discontent with churchwide priorities. There are many ways for benevolence dollars
to be redirected in mission for Christ.
Encourage other pastors and councils to be in close communication with synodical
bishops who are sympathetic to concerns about the current mission, ministry and
policies of the ELCA.
Encourage church council members to write letters to "unsympathetic" bishops and
leaders in the ELCA national office to keep them aware of discontent and on-going
Look beyond the ELCA for resources. WordAlone can be of great assistance with
Sola Publishing, and recommends the Institute of Lutheran Theology for theological
education and ReClaim Resources for worship materials.
Improve the availability of on-going orthodox education in your area by becoming a
teaching center within the Institute of Lutheran Theology.

Join LCMC (Lutheran Churches in Mission for Christ) while remaining in the ELCA.
LCMC is an association of Lutheran churches that can act as a separate church. For
example, they have their own pension plan, health insurance, call process, etc.
However, they have also structured themselves in a way that allows churches to
belong to LCMC without leaving their current denomination. Although many
congregations are taking advantage of this “dual membership” option, the
congregation will need to be prepared for potential resistance from the bishop’s
office. Additional information is available at the LCMC website (

B) Congregation and pastor leave the ELCA
The big questions become: (1) Who owns the church land and building when the
congregation leaves? (2) What affiliation might the newly separated congregation have?
The answer to the first question, in most cases, can be answered simply: The local
congregation does if you transfer to another Lutheran church body. A caveat applies
to ELCA churches having their roots in the Lutheran Church of America prior to the
formation of the ELCA. To effect a break from the ELCA and retain building and
property, such churches must have two consecutive affirmative two-thirds majority votes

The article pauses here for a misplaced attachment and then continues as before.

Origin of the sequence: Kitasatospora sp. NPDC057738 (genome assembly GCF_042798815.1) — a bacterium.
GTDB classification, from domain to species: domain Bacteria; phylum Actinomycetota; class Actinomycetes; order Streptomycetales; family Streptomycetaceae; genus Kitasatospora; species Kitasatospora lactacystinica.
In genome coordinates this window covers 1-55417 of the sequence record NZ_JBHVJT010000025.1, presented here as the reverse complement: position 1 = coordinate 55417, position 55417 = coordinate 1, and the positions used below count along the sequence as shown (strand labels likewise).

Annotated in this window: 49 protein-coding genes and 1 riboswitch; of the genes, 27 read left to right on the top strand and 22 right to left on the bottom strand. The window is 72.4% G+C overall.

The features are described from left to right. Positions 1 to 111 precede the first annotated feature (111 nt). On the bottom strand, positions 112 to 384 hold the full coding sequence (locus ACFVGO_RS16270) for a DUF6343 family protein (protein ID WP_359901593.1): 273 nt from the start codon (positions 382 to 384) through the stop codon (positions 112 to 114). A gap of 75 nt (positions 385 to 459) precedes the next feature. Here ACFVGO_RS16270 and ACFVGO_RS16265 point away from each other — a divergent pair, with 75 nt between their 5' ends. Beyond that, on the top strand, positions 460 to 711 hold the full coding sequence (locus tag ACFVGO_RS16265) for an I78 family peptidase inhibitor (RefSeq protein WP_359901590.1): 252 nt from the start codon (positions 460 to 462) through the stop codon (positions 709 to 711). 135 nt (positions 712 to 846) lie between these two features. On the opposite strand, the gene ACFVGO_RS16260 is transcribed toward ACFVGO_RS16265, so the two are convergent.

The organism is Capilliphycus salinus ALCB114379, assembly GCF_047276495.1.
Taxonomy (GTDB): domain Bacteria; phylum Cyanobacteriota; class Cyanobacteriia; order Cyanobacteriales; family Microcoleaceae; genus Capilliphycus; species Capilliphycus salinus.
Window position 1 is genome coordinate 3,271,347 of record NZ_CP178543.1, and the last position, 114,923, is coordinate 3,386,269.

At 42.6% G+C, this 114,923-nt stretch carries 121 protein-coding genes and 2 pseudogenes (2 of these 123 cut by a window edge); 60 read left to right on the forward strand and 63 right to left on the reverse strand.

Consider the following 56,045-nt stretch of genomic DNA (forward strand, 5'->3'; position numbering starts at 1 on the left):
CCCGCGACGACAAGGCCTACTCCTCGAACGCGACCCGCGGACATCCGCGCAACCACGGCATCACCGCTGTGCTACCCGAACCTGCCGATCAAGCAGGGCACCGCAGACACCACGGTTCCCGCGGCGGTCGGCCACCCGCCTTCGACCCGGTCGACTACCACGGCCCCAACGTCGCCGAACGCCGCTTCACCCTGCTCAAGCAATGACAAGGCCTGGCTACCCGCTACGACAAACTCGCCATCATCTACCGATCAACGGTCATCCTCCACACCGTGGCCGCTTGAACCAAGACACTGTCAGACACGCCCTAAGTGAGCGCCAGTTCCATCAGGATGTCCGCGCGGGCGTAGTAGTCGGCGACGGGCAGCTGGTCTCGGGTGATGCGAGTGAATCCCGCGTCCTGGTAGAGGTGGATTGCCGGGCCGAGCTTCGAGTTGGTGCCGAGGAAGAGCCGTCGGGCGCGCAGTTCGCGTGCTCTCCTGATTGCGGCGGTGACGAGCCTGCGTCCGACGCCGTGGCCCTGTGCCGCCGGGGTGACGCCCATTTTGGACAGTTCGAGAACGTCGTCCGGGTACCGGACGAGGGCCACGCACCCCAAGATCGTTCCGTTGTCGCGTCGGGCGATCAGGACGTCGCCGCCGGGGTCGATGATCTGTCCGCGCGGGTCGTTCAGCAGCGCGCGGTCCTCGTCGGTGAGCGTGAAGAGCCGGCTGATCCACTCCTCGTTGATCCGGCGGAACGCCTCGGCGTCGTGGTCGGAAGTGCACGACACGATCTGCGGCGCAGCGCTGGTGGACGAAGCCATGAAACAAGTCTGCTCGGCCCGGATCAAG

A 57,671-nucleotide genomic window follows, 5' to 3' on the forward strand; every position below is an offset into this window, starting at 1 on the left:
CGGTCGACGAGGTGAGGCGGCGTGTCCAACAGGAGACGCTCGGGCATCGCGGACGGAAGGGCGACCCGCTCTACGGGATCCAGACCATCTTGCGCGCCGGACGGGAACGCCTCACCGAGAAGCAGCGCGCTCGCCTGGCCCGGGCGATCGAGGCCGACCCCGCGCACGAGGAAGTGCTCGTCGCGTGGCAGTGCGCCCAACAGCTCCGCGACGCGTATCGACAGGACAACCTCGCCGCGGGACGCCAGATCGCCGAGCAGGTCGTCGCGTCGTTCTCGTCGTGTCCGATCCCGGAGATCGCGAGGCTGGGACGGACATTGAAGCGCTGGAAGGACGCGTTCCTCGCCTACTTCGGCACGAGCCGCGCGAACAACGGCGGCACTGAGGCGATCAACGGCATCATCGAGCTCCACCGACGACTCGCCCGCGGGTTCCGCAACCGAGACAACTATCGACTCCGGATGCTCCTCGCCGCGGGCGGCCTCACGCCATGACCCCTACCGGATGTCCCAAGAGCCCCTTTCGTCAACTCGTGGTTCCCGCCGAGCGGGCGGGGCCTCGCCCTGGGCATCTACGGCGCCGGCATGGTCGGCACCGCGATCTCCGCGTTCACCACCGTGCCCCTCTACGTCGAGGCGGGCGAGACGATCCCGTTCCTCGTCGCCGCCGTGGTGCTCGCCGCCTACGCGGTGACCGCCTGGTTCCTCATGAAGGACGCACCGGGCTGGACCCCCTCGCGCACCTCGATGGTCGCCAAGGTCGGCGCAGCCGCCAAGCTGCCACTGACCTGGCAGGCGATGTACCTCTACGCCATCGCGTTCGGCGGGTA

of their congregations held 90 days apart. For ELCA churches that once were LCA
churches or were an ELCA mission start-up, there is an additional requirement of
permission from the synod council. This additional requirement has already been
successfully met by some churches. The details of “who owns what” may also involve
the date when your church was founded. These matters need to be fully researched by
legal counsel before decisions are made.
The answer to the second question includes various Lutheran church bodies. In some
cases, Lutheran Congregations in Mission for Christ ( has been the
answer. For others, the Lutheran Church-Missouri Synod (, Association of
Free Lutheran Congregations (, Church of Lutheran Brethren
(, The American Association of Lutheran Churches ( or the
Evangelical Lutheran Synod ( have provided "safe
haven." Each congregation would need to research these possibilities.

C) Congregation leaves ELCA and pastor remains
Though the congregation may prefer to call either a pastor who is not on the ELCA roster or
is in the process of resigning from the ELCA, there are other possibilities for the transition
process. See B under "Response of a pastor."

D) Congregation remains and pastor leaves.
See A under "Response of a pastor."
1 The purpose of this document is not to narrow choices, but to help inform them. As such, WordAlone
provides this document as only one source. WordAlone neither warrants the completeness of these
discussions, nor assumes liability for choices made by individuals, pastors or congregations using the
information provided herein.